There's a legend among the girls of Shinyo Academy about Boogiepop, a shinigami
who can take you away while you're still young and beautiful. But when a series of students begin to go missing, it soon becomes apparent that Boogiepop isn't just a legend, and furthermore, there's much more going on beneath the pristine surface of the school.
The series consists of 15 light novels, an anime series (Boogiepop Phantom
), a live action movie, two CDs, and two attendant manga series. The series is also credited with kicking off the Light Novel trend in Japan, and the anime series along with several of the novels have been released in the U.S.
Contains examples of:
- Arc Words: "Sometimes it snows in April"
- Ambiguous Gender: Boogiepop is often referred to as male, but its actual gender is never stated, and it's entirely possible that it actually doesn't have one. In the original Japanese novels an ambiguous pronoun was used to help this along.
- Artificial Human: The Towa Organization specializes in making these and setting them up as Deep Cover Agents.
- Bifauxnen: Nagi Kirima is described as looking "handsome", and Boogiepop while possessing Touka is often mistaken for male.
- Body Horror: Most stuff having to do with Manticore, which slowly robs you of your mental functions and turns you into a puppet. The way Kisugi Makiko kills also qualifies, since it involves taking a person's brain out while they are still alive.
- Bokukko: Nagi frequently uses male pronouns and styles of speech.
- Character Tics: Boogiepop frequently has an asymmetrical expression that's probably supposed to be a smile, that he copied from a dying Kuroda
- Chekhov's Gunman: Frequently characters mentioned only briefly become very important later.
- Crapsack World: The world of Boogiepop generally isn't very nice.
- Crazy-Prepared: Nagi, and she usually needs it at some point. For example, in Boogiepop at Dawn, she caries with her a bag of special electricity conducting materials, a rod to deliver a powerful electric shock, and an insulated jumpsuit against the current, all of which she uses to fry Kisugi Makiko. That same jumpsuit is also bulletproof. Lampshaded when someone wonders just where she gets the stuff.
- Evilutionary Biologist: The Towa Organization consists mainly of these.
- Fauxlosophic Narration: Not really narration, but the Kirima Seiichi quotes definitely qualify.
- Healing Factor: Most of the artificial humans possess some form of this.
- Heroic Sacrifice: Echoes and in a slightly more twisted version Masami. In Boogiepop at Dawn we also have Kuroda and Mo Murder both end up making these to save Nagi.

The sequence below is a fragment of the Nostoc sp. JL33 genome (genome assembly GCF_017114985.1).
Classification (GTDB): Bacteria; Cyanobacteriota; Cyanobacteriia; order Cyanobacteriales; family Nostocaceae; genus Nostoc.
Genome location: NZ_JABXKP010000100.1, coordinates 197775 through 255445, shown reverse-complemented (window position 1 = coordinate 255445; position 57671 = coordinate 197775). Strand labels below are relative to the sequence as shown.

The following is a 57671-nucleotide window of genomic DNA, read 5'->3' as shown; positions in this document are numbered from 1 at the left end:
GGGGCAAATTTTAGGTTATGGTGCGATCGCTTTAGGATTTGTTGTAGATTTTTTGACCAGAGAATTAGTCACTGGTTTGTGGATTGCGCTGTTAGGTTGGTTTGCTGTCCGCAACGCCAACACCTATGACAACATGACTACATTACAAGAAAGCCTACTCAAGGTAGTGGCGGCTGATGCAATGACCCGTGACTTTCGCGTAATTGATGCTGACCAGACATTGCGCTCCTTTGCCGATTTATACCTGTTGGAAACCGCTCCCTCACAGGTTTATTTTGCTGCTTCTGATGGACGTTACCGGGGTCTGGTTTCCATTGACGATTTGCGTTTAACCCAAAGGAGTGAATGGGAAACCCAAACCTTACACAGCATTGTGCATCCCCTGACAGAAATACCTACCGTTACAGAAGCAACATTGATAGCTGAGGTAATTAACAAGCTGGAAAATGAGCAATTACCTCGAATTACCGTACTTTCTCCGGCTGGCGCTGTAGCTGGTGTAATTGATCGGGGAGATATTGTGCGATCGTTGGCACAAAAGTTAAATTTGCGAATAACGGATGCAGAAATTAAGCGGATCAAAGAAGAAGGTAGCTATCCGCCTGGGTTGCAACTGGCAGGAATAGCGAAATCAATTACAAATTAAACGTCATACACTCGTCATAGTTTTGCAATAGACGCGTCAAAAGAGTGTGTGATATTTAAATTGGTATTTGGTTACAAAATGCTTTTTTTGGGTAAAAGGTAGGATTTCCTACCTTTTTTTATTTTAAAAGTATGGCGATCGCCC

- Heroic Wannabe: Nagi's step brother Masaki ends up becoming his own version of Boogiepop, and eventually has to be saved by the real thing.
- Hitman with a Heart: Masanori Sakaki aka Mo Murder eventually becomes this, leading to the above Heroic Sacrifice.
- Homoerotic Subtext: Suema seems to go just a bit farther than necessary to get close to Nagi than one would usually think normal.
- Not to mention Anou Shinjirou's crush on Masaki, which is actually fairly explicit for the genre.
- Ill Girl: Nagi started out as one, before she was cured by Kuroda's actions
- Love Makes You Crazy: Masami Saotome, though it's implied he was already pretty twisted.
- Martyr Without a Cause: Nagi again
- My Greatest Failure: Nagi considers the death of Naoko to be hers.
- No Export for You: Seven Seas published the first three and sixth books before stopping due to poor sales. Thankfully, book 6 is a prequel to 1 and 2-3 is a self-contained story arc, so it's not like they ended on a cliffhanger.
- No Social Skills: Orihata Aya, aka Camille — an artifical human. She gets better at the whole "human interaction" thing as time goes on.
- Ordinary High-School Student: Half the cast, though some more than others. In Masami Saotome's case, his normalcy is why Nagi rejected him.
- Pillar of Light
- Professor Guinea Pig: Kisugi Makiko, and actually lampshaded as a stupid idea, but they do it anyway.
- Razor Floss: Boogiepop's main weapon.
- Rich Idiot with No Day Job: Though she's still a high school student, Nagi maintains this image.
- Secret Identity: Touka as Boogiepop. Subverted in that almost everyone figures it out instantly.
- Except herself. (She might be aware of Boogiepop to some extent.)
- Shout-Out: The series frequently makes references to music, including two to Prince in the form of the characters Spooky E and Camille. The chapter names are also frequently borrowed from song titles.
- Split Personality: Boogiepop from Touka, or at least that's one theory.
- This actually applies more to the anime, where its pretty much directly stated he's a separate personality. In the novels, it seems that its more heavily implied that Boogiepop is a separate entity that is using Touka as a vessel.
- Boogiepop says in the first novel that "Simply put it resembles the concept of the split personality." but then later claims he is not one of Touka's other possibilities and he does not know if Touka created him nor does he think the issue is important and he'd rather just get on with saving the world.
- The manga Boogiepop Dual however treats Boogiepop as a separate personality that can inhabit a body, even being passed down from one person to another. Dual has Akizuki Takaya the current (and male) Boogiepop and Motoka Igarashi the previous (female) Boogiepop who is Takaya's school teacher. Dual also hints at earlier Boogiepops, possibly Tokua, but its canon to the other books is not clear.
- Too Good for This Sinful Earth: Kamikishiro Naoko, slightly subverted in that she was also something of a delinquent. Also arguably Echoes.
- Weirdness Magnet: The entire town
- Wise Beyond Their Years: Nagi again, as well as Boogiepop.